On a recent stormy day, I sat to meditate, and felt the warmth, safety, and relative calm that my home provided. It occurred to me that, on one level, each time we meditate, we are cultivating calm in the midst of a storm.
There are two types of storm states. Some storminess may be associated with outer conditions, such as the behavior of people around us, or particular situations that may be challenging, difficult or even dangerous. Some of these outer storms are mildly ruffling, while others can feel as if they are going to blow us over.
Then there are the storms associated with inner conditions that manifest as various forms of greed, hatred, and delusion within our own being. These too range from mild disturbances to raging mind and heart states that completely take over our ecosystem.
Like storminess, calmness also comes in two main types. One is the calm of a heart and mind that is settled, and unified around a particular object. This calm is known as samadhi. Samadhi provides a temporary shelter from storms that we all experience in our daily lives.
We use the quiet and stillness of formal meditation practice to cultivate this type of calm in the heart and mind. To the degree that samadhi has been developed, we’ll be able to access it, to some degree, depending on the intensity of inner and outer conditions, and use it to support steadiness of the body and mind when needed. This type of calm prevents us from being blown away by the inner and outer storms of life.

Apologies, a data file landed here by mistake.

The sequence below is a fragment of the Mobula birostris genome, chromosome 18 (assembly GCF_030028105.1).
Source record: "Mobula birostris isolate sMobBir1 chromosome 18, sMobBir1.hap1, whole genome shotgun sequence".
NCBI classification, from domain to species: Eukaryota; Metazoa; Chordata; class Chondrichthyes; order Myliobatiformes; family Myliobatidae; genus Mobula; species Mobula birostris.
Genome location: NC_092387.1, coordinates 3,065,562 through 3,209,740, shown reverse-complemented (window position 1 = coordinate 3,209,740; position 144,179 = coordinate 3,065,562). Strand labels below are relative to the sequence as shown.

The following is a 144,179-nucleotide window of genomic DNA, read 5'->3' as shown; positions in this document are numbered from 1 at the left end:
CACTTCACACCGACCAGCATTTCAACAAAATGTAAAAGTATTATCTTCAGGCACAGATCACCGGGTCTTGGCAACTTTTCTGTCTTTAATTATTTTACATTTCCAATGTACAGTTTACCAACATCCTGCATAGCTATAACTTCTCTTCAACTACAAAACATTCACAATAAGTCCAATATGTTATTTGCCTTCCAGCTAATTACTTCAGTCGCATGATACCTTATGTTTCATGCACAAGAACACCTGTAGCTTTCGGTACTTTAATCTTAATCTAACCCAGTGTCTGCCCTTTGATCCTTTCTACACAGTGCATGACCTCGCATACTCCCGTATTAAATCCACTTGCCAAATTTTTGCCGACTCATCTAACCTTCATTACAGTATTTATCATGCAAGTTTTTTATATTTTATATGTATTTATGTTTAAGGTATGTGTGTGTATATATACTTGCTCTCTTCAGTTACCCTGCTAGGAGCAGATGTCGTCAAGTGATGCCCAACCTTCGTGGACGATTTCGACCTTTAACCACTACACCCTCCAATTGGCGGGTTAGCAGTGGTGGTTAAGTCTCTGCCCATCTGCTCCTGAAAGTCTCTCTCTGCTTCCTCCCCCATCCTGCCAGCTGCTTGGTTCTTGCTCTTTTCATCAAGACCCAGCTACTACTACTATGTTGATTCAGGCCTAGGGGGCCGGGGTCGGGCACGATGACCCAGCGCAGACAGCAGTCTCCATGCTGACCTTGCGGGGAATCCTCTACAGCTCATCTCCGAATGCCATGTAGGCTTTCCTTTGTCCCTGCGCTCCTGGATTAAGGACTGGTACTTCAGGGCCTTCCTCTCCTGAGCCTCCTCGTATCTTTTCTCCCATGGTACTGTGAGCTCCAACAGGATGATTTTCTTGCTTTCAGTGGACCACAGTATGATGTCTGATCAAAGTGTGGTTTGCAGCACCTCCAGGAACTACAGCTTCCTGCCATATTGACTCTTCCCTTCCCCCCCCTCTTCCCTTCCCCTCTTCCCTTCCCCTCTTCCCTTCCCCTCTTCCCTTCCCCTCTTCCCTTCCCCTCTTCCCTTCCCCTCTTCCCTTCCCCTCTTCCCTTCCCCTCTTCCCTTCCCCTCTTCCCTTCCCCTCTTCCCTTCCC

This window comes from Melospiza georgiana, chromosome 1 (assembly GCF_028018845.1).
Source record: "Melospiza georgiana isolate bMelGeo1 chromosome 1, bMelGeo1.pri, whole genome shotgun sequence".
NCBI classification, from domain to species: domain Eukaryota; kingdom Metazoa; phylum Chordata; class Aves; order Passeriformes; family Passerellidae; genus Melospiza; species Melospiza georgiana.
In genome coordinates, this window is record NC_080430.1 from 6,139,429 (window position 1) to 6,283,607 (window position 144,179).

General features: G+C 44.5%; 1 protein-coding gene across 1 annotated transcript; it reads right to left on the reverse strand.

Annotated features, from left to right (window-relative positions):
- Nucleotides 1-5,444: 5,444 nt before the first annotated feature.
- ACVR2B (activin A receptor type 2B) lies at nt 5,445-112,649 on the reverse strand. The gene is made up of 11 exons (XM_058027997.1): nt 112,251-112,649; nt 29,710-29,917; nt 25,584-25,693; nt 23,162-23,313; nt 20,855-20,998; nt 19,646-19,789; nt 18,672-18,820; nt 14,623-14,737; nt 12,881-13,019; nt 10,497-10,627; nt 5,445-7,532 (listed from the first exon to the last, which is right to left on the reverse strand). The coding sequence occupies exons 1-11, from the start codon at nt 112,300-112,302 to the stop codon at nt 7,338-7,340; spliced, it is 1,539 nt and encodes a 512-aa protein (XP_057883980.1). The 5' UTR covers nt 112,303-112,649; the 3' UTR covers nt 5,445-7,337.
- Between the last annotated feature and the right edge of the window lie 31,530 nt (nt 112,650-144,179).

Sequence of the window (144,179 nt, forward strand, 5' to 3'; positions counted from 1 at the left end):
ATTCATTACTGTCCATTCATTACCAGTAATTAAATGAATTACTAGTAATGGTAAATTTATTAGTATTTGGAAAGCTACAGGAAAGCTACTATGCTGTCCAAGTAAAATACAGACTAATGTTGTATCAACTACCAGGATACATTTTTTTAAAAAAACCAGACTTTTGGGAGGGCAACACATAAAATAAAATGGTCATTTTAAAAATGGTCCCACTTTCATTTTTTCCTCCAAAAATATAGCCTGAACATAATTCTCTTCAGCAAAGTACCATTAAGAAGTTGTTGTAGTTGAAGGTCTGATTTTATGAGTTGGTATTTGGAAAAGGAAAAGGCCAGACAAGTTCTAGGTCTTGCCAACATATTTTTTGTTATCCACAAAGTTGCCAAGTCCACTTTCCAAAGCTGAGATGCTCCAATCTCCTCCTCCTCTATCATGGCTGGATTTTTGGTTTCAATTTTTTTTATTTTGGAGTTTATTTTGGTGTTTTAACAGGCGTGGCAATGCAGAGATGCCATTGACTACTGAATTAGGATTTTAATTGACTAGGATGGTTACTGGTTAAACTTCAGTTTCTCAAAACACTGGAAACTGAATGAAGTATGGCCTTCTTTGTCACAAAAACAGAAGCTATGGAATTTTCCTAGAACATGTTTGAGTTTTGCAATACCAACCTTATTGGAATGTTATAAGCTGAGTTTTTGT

And yet, we are not always able to control inner or outer conditions. Storms arise without warning due to conditions that can’t be fully known. We can’t always rely on the calm of samadhi to protect us. In this circumstance, keeping enough distance from the storm is the preferred approach.
For this, we need the calm or steadiness of mindfulness and equanimity. Mindfulness allows us to clearly know what is happening, and to maintain an even heart and mind in relation to it. In this way, we will not be overwhelmed by any storm, and may stay connected with it so as to be fully present in the experience and potentially supportive to others and the situation at hand.
None of us can prevent the normal and abnormal storms that occur in daily life. Whether the storms are generated by external conditions like wind, rain, and snow, or internal conditions within ourselves or members of our community, buoyed by both calm samadhi and mindfulness, we can learn to relate to these storms with wisdom and compassion.
With calm and mindfulness as allies, skillful action may be taken to meet the storms of life, either by fully engaging with the situation and others that are in it, or by being very still and letting the storm blow itself out.
- Chas DiCapua, January 2021